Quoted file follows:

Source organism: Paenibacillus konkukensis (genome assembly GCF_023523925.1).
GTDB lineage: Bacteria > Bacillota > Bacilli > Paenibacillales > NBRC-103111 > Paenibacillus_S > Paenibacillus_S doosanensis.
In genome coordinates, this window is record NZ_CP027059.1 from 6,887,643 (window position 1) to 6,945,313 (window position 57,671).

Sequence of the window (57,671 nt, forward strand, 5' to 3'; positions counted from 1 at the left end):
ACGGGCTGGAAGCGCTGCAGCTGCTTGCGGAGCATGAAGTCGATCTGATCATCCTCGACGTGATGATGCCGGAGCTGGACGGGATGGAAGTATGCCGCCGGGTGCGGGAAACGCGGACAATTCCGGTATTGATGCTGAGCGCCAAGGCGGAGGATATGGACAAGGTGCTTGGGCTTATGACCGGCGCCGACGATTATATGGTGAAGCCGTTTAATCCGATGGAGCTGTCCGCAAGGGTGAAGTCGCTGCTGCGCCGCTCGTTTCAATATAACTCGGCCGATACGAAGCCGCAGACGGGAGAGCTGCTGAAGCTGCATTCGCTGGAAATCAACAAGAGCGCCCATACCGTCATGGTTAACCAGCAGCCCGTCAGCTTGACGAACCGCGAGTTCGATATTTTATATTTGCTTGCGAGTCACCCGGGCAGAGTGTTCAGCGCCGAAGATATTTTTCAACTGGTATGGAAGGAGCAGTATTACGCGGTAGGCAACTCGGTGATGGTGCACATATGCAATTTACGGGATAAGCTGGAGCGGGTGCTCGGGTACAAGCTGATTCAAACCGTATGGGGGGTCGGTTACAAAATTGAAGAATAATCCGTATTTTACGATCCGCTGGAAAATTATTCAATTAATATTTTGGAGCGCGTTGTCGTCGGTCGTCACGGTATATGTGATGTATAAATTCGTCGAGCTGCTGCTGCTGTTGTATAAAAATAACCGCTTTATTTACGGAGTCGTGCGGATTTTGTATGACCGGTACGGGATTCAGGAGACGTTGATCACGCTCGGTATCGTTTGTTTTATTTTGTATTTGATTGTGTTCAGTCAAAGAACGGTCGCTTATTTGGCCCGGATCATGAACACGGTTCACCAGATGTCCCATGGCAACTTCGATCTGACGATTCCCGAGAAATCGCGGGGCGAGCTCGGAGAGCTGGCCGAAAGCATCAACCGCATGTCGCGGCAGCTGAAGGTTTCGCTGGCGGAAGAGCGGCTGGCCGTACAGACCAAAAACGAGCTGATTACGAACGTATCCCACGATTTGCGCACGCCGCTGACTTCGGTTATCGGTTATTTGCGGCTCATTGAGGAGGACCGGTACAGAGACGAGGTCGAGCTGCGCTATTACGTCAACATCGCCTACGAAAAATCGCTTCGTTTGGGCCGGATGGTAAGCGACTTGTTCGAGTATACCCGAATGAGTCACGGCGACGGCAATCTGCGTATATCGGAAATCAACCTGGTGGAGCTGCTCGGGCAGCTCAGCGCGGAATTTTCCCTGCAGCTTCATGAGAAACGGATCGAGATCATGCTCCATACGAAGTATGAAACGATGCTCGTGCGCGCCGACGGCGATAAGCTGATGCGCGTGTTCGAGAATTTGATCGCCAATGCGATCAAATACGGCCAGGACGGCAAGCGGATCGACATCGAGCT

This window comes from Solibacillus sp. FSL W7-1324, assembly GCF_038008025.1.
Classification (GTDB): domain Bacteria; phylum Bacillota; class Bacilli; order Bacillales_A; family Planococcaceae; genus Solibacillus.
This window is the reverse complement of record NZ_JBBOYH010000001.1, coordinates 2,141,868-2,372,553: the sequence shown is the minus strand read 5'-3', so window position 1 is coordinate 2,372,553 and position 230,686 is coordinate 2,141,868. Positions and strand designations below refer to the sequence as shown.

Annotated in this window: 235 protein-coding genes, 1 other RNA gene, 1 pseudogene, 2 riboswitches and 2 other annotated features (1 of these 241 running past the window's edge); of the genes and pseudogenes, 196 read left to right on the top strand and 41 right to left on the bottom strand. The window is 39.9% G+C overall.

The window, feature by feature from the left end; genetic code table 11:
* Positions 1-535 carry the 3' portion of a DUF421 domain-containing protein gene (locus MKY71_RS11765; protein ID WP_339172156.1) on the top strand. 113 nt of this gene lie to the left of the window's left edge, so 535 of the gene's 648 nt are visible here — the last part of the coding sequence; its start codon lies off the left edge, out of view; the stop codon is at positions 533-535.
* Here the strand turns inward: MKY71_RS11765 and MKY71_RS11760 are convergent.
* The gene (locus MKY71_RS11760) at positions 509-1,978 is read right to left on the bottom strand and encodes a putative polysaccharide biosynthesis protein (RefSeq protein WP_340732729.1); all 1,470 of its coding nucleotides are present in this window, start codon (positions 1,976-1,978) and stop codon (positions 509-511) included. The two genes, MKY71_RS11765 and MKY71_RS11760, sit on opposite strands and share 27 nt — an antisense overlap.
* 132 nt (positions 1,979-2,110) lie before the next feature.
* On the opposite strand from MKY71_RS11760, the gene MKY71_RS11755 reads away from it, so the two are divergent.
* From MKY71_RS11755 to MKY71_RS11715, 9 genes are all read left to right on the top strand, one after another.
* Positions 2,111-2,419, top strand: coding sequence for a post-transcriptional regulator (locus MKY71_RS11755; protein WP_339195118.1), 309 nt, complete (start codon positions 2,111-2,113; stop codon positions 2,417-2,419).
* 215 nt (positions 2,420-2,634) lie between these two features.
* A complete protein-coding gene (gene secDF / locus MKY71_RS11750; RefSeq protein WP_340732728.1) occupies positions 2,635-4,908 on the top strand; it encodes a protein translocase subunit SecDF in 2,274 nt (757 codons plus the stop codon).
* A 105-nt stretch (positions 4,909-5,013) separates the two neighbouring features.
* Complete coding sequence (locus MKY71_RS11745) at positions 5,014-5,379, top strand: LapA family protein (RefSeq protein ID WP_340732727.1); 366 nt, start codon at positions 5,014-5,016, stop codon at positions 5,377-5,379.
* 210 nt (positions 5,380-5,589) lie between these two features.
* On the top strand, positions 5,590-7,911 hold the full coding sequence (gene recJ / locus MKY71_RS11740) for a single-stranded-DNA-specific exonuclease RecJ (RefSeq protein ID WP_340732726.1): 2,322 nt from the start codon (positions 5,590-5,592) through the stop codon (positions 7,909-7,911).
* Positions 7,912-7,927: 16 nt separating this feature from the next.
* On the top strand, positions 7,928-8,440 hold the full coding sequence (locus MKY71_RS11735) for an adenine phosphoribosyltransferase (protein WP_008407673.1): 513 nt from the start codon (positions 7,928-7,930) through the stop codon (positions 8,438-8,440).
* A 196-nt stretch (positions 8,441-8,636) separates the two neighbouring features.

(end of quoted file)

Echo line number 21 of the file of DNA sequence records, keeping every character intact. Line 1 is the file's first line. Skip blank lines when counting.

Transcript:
* Complete coding sequence (locus MKY71_RS11745) at positions 5,014-5,379, top strand: LapA family protein (RefSeq protein ID WP_340732727.1); 366 nt, start codon at positions 5,014-5,016, stop codon at positions 5,377-5,379.